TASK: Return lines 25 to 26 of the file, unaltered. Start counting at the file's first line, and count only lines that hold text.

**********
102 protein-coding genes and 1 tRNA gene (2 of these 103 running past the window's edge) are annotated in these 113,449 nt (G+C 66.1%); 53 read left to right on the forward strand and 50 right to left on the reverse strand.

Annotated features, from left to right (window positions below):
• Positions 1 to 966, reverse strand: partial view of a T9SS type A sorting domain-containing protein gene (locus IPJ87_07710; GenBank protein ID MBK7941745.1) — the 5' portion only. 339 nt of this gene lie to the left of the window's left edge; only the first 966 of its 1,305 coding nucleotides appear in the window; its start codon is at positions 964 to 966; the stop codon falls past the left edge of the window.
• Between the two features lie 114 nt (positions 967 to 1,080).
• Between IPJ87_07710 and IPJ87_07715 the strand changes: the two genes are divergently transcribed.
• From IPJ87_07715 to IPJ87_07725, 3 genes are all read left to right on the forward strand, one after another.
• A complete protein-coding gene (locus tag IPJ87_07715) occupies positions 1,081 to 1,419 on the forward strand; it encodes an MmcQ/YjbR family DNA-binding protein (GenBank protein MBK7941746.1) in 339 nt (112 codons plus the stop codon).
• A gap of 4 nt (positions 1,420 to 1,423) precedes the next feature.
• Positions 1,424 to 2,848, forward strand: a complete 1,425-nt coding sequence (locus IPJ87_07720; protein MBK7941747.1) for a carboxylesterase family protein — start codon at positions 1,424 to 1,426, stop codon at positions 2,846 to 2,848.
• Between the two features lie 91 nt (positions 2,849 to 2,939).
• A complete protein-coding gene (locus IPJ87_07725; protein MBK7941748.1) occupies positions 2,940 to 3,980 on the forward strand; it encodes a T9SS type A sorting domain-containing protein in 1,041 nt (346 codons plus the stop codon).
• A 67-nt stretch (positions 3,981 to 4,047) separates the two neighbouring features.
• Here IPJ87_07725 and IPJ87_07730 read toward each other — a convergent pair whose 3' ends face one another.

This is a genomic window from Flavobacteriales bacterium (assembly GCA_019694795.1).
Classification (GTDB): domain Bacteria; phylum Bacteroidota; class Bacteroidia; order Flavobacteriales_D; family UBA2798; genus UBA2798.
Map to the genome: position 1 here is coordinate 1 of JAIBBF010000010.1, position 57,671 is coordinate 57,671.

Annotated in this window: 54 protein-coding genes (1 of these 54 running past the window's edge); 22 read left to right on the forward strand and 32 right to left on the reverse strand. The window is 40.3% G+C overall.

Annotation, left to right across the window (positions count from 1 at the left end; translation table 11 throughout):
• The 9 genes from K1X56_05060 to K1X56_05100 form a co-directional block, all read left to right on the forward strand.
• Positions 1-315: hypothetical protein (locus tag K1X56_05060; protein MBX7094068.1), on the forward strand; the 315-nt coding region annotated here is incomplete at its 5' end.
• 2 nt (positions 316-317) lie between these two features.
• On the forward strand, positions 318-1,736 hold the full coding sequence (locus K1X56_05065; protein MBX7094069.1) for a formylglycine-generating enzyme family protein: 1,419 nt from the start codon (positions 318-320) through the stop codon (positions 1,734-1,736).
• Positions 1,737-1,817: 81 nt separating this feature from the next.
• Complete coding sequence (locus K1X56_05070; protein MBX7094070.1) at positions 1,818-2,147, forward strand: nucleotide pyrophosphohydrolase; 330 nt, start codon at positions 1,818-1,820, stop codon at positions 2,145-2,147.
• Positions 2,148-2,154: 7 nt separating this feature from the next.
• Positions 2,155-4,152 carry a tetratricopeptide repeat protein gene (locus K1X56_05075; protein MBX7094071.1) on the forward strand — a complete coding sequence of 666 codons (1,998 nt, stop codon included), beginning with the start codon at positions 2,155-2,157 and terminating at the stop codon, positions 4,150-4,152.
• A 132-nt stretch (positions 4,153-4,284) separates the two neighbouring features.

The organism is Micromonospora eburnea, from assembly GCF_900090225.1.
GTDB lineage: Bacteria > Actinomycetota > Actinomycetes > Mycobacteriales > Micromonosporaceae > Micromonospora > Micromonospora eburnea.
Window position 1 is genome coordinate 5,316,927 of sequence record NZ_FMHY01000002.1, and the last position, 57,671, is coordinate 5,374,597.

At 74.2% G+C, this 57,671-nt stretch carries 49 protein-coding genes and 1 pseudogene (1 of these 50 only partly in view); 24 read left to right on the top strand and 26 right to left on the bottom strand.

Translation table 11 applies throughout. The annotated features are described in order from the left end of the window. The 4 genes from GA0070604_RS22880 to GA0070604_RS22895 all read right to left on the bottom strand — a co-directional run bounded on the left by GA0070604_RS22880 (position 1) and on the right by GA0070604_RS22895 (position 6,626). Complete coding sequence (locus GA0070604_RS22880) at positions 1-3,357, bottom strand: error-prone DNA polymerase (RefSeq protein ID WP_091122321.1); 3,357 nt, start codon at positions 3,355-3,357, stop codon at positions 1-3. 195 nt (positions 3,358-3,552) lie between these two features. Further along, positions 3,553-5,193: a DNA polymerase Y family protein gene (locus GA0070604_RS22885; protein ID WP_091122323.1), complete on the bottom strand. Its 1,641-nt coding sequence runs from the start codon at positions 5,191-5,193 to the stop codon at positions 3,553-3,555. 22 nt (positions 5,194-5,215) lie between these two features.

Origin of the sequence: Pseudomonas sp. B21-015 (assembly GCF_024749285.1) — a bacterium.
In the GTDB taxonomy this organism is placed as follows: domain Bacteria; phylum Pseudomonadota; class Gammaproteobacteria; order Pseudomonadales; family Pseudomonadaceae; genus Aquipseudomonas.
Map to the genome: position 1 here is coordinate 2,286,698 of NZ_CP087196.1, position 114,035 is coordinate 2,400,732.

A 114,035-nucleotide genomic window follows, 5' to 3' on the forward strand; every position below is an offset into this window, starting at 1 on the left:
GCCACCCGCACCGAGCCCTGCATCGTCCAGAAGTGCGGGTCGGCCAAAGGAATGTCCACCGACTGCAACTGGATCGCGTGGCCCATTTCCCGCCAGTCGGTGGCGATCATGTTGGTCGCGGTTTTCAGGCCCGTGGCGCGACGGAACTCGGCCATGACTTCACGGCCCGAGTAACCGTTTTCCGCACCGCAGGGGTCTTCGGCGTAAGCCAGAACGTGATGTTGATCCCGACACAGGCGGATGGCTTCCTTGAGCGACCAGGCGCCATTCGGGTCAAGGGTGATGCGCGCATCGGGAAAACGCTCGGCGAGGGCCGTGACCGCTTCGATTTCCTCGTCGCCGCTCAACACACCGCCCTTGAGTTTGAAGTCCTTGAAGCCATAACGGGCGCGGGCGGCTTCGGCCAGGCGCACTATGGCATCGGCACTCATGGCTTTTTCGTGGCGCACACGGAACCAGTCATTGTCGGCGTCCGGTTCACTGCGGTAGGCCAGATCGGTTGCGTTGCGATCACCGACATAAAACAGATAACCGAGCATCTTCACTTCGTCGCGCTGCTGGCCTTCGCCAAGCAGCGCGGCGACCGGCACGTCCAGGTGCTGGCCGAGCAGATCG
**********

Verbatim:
• Positions 2,148-2,154: 7 nt separating this feature from the next.
• Positions 2,155-4,152 carry a tetratricopeptide repeat protein gene (locus K1X56_05075; protein MBX7094071.1) on the forward strand — a complete coding sequence of 666 codons (1,998 nt, stop codon included), beginning with the start codon at positions 2,155-2,157 and terminating at the stop codon, positions 4,150-4,152.